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Student Food Bank changes process to accommodate higher usage

Campus

Student Food Bank changes process to accommodate higher usage

The campus service attempts to help an increasing number of students in need.

There are a lot of fun things to talk about when it comes to food. However, food insecurity is not one of them. For a growing number of students at MacEwan University, though, it is an ever-present concern. When times are tough, students can turn to the Students’ Association of MacEwan University (SAMU) and apply for a hamper from the Student Food Bank.

Over the years, students’ use of the Student Food Bank has “greatly increased,” according to David Beeson, Student Food Bank coordinator. From 2014 to 2015 alone, he says that the service has seen a 47 per cent increase in access. He attributes this large spike in use to issues such as recent dips in the economy and to increases in tuition.

As a result, the Student Food Bank has had to tweak its operations slightly for the new school year. For instance, gift cards amounts have been scaled back from $20 to $15 in order to help more students, and there are plans to phase out the cards altogether. SAMU staff members say that this move will allow the Student Food Bank to acquire more food for its users than they could get with a gift card.

This information could potentially be confusing — or even meaningless — for those who are unfamiliar with what the Student Food Bank does. Fortunately, Beeson has a succinct explanation about the service.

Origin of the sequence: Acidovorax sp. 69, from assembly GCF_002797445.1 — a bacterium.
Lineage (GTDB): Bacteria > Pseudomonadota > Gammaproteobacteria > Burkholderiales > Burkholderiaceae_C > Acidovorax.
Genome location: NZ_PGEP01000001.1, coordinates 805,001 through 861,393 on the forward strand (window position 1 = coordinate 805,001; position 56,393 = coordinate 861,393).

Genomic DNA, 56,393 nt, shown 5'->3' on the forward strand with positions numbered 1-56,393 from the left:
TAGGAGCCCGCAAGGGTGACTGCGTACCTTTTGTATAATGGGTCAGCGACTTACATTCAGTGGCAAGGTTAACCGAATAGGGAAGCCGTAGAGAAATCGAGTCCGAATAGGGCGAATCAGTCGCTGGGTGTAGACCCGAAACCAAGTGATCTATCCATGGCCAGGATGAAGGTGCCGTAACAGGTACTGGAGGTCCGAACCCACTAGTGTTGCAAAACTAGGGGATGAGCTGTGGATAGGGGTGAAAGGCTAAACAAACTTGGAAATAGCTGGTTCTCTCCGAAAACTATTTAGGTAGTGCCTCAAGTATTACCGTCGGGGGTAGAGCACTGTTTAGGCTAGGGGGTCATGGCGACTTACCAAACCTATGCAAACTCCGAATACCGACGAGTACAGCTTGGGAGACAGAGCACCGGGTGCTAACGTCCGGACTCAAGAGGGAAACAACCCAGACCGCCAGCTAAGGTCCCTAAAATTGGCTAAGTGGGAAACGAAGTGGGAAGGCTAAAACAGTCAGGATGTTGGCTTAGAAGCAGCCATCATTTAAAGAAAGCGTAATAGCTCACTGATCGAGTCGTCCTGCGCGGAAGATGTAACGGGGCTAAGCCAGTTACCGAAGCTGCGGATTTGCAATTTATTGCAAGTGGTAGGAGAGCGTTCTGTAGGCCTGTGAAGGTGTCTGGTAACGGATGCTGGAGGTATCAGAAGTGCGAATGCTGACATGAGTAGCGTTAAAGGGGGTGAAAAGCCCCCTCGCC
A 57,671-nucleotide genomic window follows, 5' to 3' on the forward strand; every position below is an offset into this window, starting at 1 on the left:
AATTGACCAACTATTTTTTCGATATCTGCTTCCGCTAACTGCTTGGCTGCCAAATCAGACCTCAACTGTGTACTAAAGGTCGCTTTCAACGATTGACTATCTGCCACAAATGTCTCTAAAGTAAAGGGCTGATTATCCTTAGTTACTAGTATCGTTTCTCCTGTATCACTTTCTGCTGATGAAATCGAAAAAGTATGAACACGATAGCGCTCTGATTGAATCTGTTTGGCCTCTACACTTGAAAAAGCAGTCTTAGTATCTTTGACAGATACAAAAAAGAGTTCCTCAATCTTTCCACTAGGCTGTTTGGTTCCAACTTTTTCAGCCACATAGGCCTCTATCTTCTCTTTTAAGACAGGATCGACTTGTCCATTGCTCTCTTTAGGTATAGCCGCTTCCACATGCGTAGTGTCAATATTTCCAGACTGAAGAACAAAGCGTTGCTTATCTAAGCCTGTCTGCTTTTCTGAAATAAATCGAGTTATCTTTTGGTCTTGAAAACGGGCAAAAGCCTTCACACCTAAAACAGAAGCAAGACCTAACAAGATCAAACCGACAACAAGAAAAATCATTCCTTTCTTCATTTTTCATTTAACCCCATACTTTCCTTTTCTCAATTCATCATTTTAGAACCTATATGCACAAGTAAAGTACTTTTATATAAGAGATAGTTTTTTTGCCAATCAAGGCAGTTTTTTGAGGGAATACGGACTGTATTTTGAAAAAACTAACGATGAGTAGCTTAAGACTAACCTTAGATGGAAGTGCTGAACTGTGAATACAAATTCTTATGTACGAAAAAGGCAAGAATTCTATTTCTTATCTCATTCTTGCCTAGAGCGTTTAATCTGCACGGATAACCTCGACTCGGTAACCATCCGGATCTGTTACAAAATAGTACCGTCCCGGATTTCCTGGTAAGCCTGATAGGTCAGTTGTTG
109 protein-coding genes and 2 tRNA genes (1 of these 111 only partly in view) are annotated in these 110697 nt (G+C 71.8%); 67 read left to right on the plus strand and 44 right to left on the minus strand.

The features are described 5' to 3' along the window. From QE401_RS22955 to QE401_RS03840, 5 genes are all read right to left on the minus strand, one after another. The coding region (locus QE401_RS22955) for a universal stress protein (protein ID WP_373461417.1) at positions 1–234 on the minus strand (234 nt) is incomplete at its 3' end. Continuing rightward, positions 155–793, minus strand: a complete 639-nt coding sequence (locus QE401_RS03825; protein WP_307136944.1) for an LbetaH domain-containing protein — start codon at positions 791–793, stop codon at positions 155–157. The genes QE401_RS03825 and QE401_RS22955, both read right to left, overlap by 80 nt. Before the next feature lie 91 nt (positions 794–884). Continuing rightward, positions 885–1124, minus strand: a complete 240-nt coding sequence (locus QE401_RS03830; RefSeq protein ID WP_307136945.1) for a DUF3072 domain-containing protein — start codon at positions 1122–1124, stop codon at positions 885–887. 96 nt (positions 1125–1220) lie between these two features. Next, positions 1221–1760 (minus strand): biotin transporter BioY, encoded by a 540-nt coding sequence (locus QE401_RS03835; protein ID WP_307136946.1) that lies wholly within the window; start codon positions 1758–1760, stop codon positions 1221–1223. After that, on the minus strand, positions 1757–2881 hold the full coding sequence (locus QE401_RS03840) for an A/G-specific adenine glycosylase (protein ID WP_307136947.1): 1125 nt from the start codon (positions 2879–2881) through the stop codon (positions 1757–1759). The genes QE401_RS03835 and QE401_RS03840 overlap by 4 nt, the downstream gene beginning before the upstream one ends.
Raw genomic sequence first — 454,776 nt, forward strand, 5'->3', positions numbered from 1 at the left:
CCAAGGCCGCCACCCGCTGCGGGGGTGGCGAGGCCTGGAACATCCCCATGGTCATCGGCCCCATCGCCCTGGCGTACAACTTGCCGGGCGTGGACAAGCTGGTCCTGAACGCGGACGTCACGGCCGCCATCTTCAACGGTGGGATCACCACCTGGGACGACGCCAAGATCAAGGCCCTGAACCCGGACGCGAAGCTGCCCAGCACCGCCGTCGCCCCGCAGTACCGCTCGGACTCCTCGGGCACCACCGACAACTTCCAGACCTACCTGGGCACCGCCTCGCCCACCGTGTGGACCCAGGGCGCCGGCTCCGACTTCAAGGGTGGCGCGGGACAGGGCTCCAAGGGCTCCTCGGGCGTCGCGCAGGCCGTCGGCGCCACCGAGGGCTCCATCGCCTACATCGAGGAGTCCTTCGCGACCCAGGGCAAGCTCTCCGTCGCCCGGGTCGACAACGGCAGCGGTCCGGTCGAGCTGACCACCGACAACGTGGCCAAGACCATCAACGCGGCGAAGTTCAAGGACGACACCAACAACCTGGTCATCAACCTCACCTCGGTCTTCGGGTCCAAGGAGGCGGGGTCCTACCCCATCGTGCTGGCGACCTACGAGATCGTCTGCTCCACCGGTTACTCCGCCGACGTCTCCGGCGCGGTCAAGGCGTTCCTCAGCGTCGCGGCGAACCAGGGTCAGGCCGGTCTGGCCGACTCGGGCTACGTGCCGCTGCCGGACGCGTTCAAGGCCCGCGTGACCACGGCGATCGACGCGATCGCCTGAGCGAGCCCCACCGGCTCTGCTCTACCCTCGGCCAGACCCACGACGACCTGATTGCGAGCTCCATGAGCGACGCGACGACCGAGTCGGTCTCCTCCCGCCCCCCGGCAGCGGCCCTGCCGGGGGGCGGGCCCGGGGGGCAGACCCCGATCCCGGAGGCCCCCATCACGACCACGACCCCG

“The [Student] Food Bank is a service that’s run by SAMU that assists students who need help with subsidizing their grocery bill, really,” he explains. “It just kind of alleviates about a week of groceries.”

According to Amy Beard, SAMU vice-president operations and finance, the Student Food Bank at MacEwan has been around for about 20 years. Jaime Beagan, the SAMU student services manager, adds that the service was started through Peer Support. Six years ago, Safeway gift cards were added to the mix to further aid those in need, says Beagan.

The space used by the Student Food Bank has also increased. Initially, says Beagan, it was run out of the Peer Support room. However, after many years, room changes and expansions, the service has gotten substantially more space in which to operate. In fact, MacEwan gave the service two enclosed parking spaces in addition to its other, more accessible spaces.

Staff members involved with the Student Food Bank say that the service is easy to access. Students can request a hamper at SAMU’s main office at City Centre Campus, located in Room 7-292. For students at other campuses, the service is also available in Room 201 at Centre for the Arts and Communications and in Room 142 of Alberta College Campus. Alternately, students can fill out Hamper Request Forms online — however, Beagan says access through the main office at City Centre Campus is much easier.

People can donate to the Student Food Bank by depositing non-perishable food items into the blue Student Food Bank bins found throughout the university’s campuses. Additionally, the service holds food drives throughout the academic year. This year, Beagan says, these drives will likely be focused on collecting specific food items.

Trick or Eat is one event that the staff hopes to organize. Currently in its early stages, the event would have the Student Food Bank staff members team up with the University of Alberta and NAIT to dress up in costumes and go door-to-door for food donations. Beeson says that the Student Food Bank team would hope to have this event sometime in October, around Halloween.

Donations are not the only way for students to assist their food bank. Those who wish to volunteer for the service can go to the volunteer page of SAMU’s website.

“We’re always in need of volunteers,” says Beeson.

Photo by Madison Kerr.